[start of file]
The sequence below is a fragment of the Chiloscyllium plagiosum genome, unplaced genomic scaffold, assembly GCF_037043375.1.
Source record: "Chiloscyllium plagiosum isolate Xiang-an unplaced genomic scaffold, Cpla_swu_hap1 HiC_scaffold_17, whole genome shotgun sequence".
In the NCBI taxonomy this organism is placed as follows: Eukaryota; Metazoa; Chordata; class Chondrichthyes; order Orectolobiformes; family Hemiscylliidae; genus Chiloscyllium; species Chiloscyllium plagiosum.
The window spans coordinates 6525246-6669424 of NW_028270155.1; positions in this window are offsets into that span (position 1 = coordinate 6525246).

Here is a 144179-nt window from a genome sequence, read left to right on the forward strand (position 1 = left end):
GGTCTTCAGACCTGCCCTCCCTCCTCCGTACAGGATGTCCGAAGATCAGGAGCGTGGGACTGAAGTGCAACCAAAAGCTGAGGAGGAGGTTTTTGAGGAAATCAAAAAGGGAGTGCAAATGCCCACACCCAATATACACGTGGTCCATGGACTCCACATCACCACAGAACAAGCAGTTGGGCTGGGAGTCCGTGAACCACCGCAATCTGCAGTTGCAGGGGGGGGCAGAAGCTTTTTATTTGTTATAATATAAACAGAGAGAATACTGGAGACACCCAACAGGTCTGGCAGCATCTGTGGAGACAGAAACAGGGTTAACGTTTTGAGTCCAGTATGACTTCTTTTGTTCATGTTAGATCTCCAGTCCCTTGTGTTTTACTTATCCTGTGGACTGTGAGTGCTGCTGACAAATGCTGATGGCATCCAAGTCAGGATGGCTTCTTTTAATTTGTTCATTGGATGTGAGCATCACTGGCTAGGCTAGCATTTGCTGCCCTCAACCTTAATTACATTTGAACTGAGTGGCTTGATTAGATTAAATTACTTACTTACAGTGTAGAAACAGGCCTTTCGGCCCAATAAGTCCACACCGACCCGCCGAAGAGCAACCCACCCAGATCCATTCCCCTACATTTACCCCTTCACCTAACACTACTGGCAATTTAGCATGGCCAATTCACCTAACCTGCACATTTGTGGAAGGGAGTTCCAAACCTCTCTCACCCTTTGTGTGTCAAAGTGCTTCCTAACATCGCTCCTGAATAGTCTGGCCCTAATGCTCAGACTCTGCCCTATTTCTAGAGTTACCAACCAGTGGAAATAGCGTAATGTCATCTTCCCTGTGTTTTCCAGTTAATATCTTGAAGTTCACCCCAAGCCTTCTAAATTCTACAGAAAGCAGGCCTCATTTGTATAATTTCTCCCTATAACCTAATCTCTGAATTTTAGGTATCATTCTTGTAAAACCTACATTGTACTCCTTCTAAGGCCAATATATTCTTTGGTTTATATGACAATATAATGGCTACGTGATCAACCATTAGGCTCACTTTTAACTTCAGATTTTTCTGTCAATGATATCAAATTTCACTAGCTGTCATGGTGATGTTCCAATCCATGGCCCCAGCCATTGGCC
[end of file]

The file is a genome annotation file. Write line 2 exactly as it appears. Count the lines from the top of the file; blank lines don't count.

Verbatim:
Source record: "Chiloscyllium plagiosum isolate Xiang-an unplaced genomic scaffold, Cpla_swu_hap1 HiC_scaffold_17, whole genome shotgun sequence".